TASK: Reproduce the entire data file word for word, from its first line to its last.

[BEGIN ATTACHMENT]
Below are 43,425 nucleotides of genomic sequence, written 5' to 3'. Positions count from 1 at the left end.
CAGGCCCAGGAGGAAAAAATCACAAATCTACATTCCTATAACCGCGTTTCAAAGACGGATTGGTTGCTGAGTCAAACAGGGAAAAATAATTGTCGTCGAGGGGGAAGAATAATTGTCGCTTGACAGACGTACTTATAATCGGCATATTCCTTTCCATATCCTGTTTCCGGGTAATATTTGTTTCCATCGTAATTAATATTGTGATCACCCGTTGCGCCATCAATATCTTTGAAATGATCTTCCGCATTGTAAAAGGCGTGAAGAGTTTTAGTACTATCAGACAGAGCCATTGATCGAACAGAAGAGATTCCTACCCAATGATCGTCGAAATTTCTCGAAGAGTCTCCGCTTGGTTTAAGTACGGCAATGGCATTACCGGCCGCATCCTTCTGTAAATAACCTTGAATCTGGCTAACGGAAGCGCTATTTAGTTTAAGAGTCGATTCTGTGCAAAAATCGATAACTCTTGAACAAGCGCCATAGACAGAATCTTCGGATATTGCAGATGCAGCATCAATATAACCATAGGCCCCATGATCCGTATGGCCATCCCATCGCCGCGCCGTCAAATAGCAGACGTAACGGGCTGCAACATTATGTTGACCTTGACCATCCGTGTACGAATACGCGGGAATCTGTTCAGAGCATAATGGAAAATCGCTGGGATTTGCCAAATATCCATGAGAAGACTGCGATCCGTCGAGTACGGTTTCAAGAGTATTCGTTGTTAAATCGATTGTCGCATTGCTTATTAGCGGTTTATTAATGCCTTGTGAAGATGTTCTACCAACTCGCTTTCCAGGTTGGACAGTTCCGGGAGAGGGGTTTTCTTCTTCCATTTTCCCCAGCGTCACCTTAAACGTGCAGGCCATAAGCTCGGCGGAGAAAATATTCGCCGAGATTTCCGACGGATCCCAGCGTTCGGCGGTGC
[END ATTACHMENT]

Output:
Below are 43,425 nucleotides of genomic sequence, written 5' to 3'. Positions count from 1 at the left end.
CAGGCCCAGGAGGAAAAAATCACAAATCTACATTCCTATAACCGCGTTTCAAAGACGGATTGGTTGCTGAGTCAAACAGGGAAAAATAATTGTCGTCGAGGGGGAAGAATAATTGTCGCTTGACAGACGTACTTATAATCGGCATATTCCTTTCCATATCCTGTTTCCGGGTAATATTTGTTTCCATCGTAATTAATATTGTGATCACCCGTTGCGCCATCAATATCTTTGAAATGATCTTCCGCATTGTAAAAGGCGTGAAGAGTTTTAGTACTATCAGACAGAGCCATTGATCGAACAGAAGAGATTCCTACCCAATGATCGTCGAAATTTCTCGAAGAGTCTCCGCTTGGTTTAAGTACGGCAATGGCATTACCGGCCGCATCCTTCTGTAAATAACCTTGAATCTGGCTAACGGAAGCGCTATTTAGTTTAAGAGTCGATTCTGTGCAAAAATCGATAACTCTTGAACAAGCGCCATAGACAGAATCTTCGGATATTGCAGATGCAGCATCAATATAACCATAGGCCCCATGATCCGTATGGCCATCCCATCGCCGCGCCGTCAAATAGCAGACGTAACGGGCTGCAACATTATGTTGACCTTGACCATCCGTGTACGAATACGCGGGAATCTGTTCAGAGCATAATGGAAAATCGCTGGGATTTGCCAAATATCCATGAGAAGACTGCGATCCGTCGAGTACGGTTTCAAGAGTATTCGTTGTTAAATCGATTGTCGCATTGCTTATTAGCGGTTTATTAATGCCTTGTGAAGATGTTCTACCAACTCGCTTTCCAGGTTGGACAGTTCCGGGAGAGGGGTTTTCTTCTTCCATTTTCCCCAGCGTCACCTTAAACGTGCAGGCCATAAGCTCGGCGGAGAAAATATTCGCCGAGATTTCCGACGGATCCCAGCGTTCGGCGGTGC